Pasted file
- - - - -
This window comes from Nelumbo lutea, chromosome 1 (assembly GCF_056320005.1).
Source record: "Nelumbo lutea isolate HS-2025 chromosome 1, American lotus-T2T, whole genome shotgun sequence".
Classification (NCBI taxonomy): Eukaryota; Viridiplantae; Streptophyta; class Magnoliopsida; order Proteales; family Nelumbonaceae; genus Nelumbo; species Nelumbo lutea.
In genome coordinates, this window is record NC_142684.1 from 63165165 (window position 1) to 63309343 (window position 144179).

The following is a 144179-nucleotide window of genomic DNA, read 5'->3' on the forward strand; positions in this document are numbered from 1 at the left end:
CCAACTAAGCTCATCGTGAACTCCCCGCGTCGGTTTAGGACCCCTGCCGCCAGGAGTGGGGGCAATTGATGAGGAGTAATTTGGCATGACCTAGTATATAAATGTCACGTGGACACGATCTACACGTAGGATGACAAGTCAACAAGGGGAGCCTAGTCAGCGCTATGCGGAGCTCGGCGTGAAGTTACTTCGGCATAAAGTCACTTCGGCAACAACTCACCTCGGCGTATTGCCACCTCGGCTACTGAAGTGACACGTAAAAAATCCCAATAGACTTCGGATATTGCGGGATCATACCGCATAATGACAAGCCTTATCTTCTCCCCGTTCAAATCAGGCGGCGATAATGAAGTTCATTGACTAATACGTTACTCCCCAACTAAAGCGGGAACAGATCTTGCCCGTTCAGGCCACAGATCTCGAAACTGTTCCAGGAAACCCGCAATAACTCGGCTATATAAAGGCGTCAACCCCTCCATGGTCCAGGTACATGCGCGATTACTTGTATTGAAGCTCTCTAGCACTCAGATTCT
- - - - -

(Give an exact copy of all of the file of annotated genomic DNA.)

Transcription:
This window comes from Nelumbo lutea, chromosome 1 (assembly GCF_056320005.1).
Source record: "Nelumbo lutea isolate HS-2025 chromosome 1, American lotus-T2T, whole genome shotgun sequence".
Classification (NCBI taxonomy): Eukaryota; Viridiplantae; Streptophyta; class Magnoliopsida; order Proteales; family Nelumbonaceae; genus Nelumbo; species Nelumbo lutea.
In genome coordinates, this window is record NC_142684.1 from 63165165 (window position 1) to 63309343 (window position 144179).

The following is a 144179-nucleotide window of genomic DNA, read 5'->3' on the forward strand; positions in this document are numbered from 1 at the left end:
CCAACTAAGCTCATCGTGAACTCCCCGCGTCGGTTTAGGACCCCTGCCGCCAGGAGTGGGGGCAATTGATGAGGAGTAATTTGGCATGACCTAGTATATAAATGTCACGTGGACACGATCTACACGTAGGATGACAAGTCAACAAGGGGAGCCTAGTCAGCGCTATGCGGAGCTCGGCGTGAAGTTACTTCGGCATAAAGTCACTTCGGCAACAACTCACCTCGGCGTATTGCCACCTCGGCTACTGAAGTGACACGTAAAAAATCCCAATAGACTTCGGATATTGCGGGATCATACCGCATAATGACAAGCCTTATCTTCTCCCCGTTCAAATCAGGCGGCGATAATGAAGTTCATTGACTAATACGTTACTCCCCAACTAAAGCGGGAACAGATCTTGCCCGTTCAGGCCACAGATCTCGAAACTGTTCCAGGAAACCCGCAATAACTCGGCTATATAAAGGCGTCAACCCCTCCATGGTCCAGGTACATGCGCGATTACTTGTATTGAAGCTCTCTAGCACTCAGATTCT